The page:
unbekannter Gast

Panama: People & Society#

Population3,608,431 (July 2014 est.)
Population growth rate1.35% (2014 est.)
Age structure0-14 years: 27.4% (male 504,710/female 484,166)
15-24 years: 17.3% (male 317,875/female 306,378)
25-54 years: 40.1% (male 733,588/female 714,859)
55-64 years: 7.8% (male 131,899/female 135,015)
65 years and over: 7.6% (male 129,091/female 150,850) (2014 est.)
Sex ratioat birth: 1.05 male(s)/female
0-14 years: 1.04 male(s)/female
15-24 years: 1.04 male(s)/female
25-54 years: 1.03 male(s)/female
55-64 years: 1.01 male(s)/female
65 years and over: 0.86 male(s)/female
total population: 1.02 male(s)/female (2014 est.)
Birth rate18.61 births/1,000 population (2014 est.)
Death rate4.77 deaths/1,000 population (2014 est.)
Ethnic groupsmestizo (mixed Amerindian and white) 70%, Amerindian and mixed (West Indian) 14%, white 10%, Amerindian 6%
Infant mortality ratetotal: 10.7 deaths/1,000 live births
male: 11.46 deaths/1,000 live births
female: 9.92 deaths/1,000 live births (2014 est.)
LanguagesSpanish (official), English 14%
note: many Panamanians are bilingual
Life expectancy at birthtotal population: 78.3 years
male: 75.51 years
female: 81.22 years (2014 est.)
Literacydefinition: age 15 and over can read and write
total population: 94.1%
male: 94.7%
female: 93.5% (2010 est.)
Nationalitynoun: Panamanian(s)
adjective: Panamanian
Net migration rate-0.32 migrant(s)/1,000 population (2014 est.)
ReligionsRoman Catholic 85%, Protestant 15%
Total fertility rate2.38 children born/woman (2014 est.)
HIV/AIDS - adult prevalence rate0.7% (2012)
HIV/AIDS - people living with HIV/AIDS16,700 (2012)
HIV/AIDS - deaths600 (2012)
Median agetotal: 28.3 years
male: 27.9 years
female: 28.7 years (2014 est.)
Major infectious diseasesdegree of risk: intermediate
food or waterborne diseases: bacterial diarrhea
vectorborne disease: dengue fever (2013)
School life expectancy (primary to tertiary education)total: 12 years
male: 12 years
female: 13 years (2011)
Education expenditures3.5% of GDP (2011)
Urbanizationurban population: 75% of total population (2010)
rate of urbanization: 2.3% annual rate of change (2010-15 est.)
Drinking water sourceimproved: urban: 97% of population
rural: 85.8% of population
total: 94.2% of population
unimproved: urban: 3% of population
rural: 14.2% of population
total: 5.8% of population (2011 est.)
Sanitation facility accessimproved: urban: 76.9% of population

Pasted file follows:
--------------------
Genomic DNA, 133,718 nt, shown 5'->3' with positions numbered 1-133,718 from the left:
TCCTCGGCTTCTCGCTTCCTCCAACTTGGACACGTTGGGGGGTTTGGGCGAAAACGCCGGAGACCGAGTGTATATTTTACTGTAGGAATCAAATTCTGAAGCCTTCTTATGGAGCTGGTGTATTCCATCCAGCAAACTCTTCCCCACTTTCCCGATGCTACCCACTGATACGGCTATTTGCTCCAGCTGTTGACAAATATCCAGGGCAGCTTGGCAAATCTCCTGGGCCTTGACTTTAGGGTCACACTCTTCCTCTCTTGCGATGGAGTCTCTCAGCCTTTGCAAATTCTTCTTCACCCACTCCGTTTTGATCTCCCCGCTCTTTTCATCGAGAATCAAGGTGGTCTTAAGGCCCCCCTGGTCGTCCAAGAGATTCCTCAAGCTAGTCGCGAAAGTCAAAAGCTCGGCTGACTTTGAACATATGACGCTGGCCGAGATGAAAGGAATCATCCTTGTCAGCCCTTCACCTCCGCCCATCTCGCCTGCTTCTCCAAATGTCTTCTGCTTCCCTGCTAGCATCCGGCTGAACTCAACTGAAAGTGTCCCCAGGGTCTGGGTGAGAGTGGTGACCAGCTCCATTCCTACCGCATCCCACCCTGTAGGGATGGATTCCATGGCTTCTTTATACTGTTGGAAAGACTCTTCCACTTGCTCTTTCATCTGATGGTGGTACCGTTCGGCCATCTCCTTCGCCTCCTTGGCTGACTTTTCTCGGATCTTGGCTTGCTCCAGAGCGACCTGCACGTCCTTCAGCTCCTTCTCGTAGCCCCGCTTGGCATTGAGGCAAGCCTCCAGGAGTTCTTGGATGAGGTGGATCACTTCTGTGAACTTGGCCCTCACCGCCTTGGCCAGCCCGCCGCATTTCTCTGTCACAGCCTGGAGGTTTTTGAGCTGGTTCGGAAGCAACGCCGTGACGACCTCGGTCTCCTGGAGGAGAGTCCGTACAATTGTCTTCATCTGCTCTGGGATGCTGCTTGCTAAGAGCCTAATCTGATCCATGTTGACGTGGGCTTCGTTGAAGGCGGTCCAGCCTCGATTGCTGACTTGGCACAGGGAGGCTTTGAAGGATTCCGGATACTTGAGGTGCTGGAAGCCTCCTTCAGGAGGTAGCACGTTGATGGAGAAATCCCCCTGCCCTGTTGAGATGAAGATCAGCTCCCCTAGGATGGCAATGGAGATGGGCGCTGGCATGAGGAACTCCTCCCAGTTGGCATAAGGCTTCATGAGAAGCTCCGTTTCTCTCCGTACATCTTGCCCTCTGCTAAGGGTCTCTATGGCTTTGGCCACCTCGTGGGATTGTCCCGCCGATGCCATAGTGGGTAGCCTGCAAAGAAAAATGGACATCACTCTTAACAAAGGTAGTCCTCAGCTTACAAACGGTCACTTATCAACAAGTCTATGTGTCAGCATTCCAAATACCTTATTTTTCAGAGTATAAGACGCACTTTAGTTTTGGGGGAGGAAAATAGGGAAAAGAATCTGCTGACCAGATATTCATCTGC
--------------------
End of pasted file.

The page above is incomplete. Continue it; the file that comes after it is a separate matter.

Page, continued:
rural: 54.1% of population
total: 71.2% of population
unimproved: urban: 23.1% of population
rural: 45.9% of population
total: 28.8% of population (2011 est.)
Major urban areas - populationPANAMA CITY (capital) 1.346 million (2009)
Maternal mortality rate92 deaths/100,000 live births (2010)
Children under the age of 5 years underweight3.9% (2008)
Health expenditures8.2% of GDP (2011)
Physicians density1.5 physicians/1,000 population (2000)
Hospital bed density2.4 beds/1,000 population (2010)
Obesity - adult prevalence rate25.4% (2008)
Unemployment, youth ages 15-24total: 14.6%
male: 8.7%
female: 10.3% (2012)
Child labor - children ages 5-14total number: 59,294
percentage: 7 %
note: data represents children ages 5-17 (2010 est.)
Mother's mean age at first birth21.1 (1976 est.)
Demographic profilePanama is a country of demographic and economic contrasts. It is in the midst of a demographic transition, characterized by steadily declining rates of fertility, mortality, and population growth, but disparities persist based on wealth, geography, and ethnicity. Panama has one of the fastest growing economies in Latin America and dedicates substantial funding to social programs, yet poverty and inequality remain prevalent. The indigenous population accounts for a growing share of Panama's poor and extreme poor, while the non-indigenous rural poor have been more successful at rising out of poverty through rural-to-urban labor migration. The government's large expenditures on untargeted, indirect subsidies for water, electricity, and fuel have been ineffective, but its conditional cash transfer program has shown some promise in helping to decrease extreme poverty among the indigenous population.
Panama has expanded access to education and clean water, but the availability of sanitation and, to a lesser extent, electricity remains poor. The increase in secondary schooling - led by female enrollment - is spreading to rural and indigenous areas, which probably will help to alleviate poverty if educational quality and the availability of skilled jobs improve. Inadequate access to sanitation contributes to a high incidence of diarrhea in Panama's children, which is one of the main causes of Panama's elevated chronic malnutrition rate, especially among indigenous communities.
Contraceptive prevalence rate52.2% (2009)
Dependency ratiostotal dependency ratio: 55.1 %
youth dependency ratio: 43.9 %
elderly dependency ratio: 11.2 %
potential support ratio: 8.9 (2013)